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Greenwich Commuters Brace for Higher Train Fares

GREENWICH, Conn. – Daily Greenwich commuter Maurice Jones said the increases are a sign of the times as Metro-North Railroad prepares to raise its fares on the New Haven Line for the first time in seven years on Jan. 1.

“I do weekly and monthly [fare packages] and I mean, I’ll have to just pay it,” said Jones. “The economy is hard right now. I just don’t understand why they’d increase the fares.”

Ticket costs will rise 4 percent each year for 2012, 2013 and 2014. Those increases are in addition to the 1.25 percent increase in 2012 and 1 percent that will be added each year until 2018 to help pay for the upgraded M-8 rail cars now going into service.

“We have held the line on fare increases since Jan. 1, 2005,” Transportation Commissioner James Redeker said Friday. “During that time, however, operating expenses grew by 12 percent due to inflation. I believe it is now reasonable to impose some modest increases.”

For example, monthly passes from Greenwich to Grand Central will rise from $237 to $250 when the new year arrives. One-way peak prices will increase from $10.75 to $11.25. Fares at Cos Cob, Riverside and Old Greenwich will be the same.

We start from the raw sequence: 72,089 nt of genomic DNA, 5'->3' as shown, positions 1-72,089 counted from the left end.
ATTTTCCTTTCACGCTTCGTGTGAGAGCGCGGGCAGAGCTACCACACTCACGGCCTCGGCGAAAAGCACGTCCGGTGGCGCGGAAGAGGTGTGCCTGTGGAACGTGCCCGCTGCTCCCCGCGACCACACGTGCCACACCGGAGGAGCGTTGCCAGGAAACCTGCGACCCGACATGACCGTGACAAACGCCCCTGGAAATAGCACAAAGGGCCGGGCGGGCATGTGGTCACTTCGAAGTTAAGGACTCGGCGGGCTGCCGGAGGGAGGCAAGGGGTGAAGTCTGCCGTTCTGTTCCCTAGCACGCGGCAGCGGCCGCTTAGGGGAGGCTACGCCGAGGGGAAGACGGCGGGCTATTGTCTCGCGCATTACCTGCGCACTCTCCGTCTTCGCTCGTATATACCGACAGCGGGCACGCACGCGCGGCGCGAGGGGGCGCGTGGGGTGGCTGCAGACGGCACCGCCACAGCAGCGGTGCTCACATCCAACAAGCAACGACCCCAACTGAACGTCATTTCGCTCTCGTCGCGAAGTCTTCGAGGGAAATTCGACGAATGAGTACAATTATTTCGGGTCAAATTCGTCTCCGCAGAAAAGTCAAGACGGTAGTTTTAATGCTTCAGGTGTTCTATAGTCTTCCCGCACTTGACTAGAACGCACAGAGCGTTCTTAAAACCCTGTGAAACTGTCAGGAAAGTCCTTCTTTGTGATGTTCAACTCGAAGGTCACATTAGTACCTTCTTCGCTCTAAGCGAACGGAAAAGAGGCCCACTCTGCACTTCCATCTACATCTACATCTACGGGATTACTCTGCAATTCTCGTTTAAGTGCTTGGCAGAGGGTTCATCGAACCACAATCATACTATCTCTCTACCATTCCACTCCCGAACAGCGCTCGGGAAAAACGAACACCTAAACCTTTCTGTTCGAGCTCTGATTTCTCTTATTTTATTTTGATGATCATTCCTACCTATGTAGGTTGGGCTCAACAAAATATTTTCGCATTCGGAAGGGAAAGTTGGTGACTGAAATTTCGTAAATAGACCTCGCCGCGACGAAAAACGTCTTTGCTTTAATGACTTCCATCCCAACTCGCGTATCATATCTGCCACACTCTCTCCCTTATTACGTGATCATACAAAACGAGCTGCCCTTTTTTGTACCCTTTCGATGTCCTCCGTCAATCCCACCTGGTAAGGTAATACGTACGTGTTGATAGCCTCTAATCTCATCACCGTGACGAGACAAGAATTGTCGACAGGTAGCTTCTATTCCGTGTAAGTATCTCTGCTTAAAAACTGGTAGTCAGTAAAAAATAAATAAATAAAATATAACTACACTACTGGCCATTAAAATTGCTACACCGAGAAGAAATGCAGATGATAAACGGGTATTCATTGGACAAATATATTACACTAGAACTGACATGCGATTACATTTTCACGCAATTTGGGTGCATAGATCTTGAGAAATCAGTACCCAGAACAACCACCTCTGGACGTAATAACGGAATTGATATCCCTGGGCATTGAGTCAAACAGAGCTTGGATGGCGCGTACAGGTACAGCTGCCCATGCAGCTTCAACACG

“It’s going to affect everyone, but people are going to have to cut back on other expenses,” said Jones. “Instead of picking up that coffee in the morning, that money will go toward a train ticket.”

Occasional riders said they wouldn’t be affected by the fifty-cent increase for a single ride. “I don’t take [the train] enough, and when I do take it, it’s for work and comes at the cost of the company,” Lauren Medici said Tuesday. “I’m sure daily commuters will really be impacted though.”

Metro-North and the Department of Transportation originally planned to raise fares by 16.4 percent starting Nov. 1. But after hearing commuter complaints at a series of public hearings this summer - and with Connecticut’s budget now more secure - the state settled on a 12 percent increase over three years.

“While operating costs continue to go up, now that state budget issues have been resolved, we can live with something less from the fare box,” Redeker said. “I am also pleased that we will not have to reduce any service.”

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